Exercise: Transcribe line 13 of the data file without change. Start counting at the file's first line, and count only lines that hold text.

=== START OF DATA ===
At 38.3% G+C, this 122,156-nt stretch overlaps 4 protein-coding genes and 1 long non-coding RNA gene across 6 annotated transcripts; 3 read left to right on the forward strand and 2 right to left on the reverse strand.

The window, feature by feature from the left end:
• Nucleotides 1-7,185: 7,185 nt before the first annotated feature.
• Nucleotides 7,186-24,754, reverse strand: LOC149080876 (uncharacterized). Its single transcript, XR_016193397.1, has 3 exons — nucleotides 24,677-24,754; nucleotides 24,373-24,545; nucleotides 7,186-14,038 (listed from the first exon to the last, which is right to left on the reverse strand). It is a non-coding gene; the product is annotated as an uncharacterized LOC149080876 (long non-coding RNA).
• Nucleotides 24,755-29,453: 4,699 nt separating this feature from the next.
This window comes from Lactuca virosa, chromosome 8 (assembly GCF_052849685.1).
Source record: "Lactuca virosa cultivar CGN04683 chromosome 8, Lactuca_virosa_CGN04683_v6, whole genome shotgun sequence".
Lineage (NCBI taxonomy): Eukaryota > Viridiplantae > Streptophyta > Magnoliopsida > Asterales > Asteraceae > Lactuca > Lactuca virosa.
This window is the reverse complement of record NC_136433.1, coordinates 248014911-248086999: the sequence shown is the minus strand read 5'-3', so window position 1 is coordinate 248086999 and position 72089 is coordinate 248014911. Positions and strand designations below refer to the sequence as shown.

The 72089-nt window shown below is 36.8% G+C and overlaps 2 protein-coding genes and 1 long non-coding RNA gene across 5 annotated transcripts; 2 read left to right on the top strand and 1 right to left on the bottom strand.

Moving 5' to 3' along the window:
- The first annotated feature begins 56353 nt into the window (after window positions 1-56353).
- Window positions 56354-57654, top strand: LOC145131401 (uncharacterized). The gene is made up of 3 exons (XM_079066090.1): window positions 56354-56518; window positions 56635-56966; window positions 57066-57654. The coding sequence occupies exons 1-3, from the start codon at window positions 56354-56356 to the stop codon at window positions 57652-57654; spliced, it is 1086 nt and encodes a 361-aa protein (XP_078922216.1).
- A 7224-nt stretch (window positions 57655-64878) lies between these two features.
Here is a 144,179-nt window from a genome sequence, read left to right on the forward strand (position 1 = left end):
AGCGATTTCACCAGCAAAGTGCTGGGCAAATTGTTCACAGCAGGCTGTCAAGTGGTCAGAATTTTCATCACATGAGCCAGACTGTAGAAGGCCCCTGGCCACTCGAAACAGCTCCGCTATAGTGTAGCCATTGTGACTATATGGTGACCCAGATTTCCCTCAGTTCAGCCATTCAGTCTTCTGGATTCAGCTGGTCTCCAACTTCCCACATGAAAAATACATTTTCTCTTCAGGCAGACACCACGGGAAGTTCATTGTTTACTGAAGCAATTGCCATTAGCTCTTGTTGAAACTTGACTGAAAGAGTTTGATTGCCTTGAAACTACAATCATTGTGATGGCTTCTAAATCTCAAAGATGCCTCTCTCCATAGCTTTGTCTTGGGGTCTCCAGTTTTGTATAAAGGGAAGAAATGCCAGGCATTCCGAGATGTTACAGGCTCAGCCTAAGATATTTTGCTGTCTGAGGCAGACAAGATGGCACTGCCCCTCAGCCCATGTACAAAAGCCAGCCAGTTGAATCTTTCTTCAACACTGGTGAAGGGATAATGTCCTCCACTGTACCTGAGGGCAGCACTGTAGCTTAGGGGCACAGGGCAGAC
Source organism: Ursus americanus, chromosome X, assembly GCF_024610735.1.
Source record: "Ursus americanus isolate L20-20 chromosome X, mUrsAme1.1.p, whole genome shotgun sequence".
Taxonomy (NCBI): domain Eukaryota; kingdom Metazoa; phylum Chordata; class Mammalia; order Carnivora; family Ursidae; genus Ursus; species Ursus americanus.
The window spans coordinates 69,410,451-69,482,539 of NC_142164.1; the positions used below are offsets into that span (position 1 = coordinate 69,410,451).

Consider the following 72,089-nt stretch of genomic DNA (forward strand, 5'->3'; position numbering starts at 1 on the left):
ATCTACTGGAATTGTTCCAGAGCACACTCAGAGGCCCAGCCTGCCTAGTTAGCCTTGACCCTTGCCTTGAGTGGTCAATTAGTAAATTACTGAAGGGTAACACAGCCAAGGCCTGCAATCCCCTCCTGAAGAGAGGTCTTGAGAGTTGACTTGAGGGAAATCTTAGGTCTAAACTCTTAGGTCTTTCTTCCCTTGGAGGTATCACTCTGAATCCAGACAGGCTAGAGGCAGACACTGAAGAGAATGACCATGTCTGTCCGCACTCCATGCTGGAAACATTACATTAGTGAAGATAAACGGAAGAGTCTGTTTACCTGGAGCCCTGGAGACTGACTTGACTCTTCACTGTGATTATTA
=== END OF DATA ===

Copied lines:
- Window positions 56354-57654, top strand: LOC145131401 (uncharacterized). The gene is made up of 3 exons (XM_079066090.1): window positions 56354-56518; window positions 56635-56966; window positions 57066-57654. The coding sequence occupies exons 1-3, from the start codon at window positions 56354-56356 to the stop codon at window positions 57652-57654; spliced, it is 1086 nt and encodes a 361-aa protein (XP_078922216.1).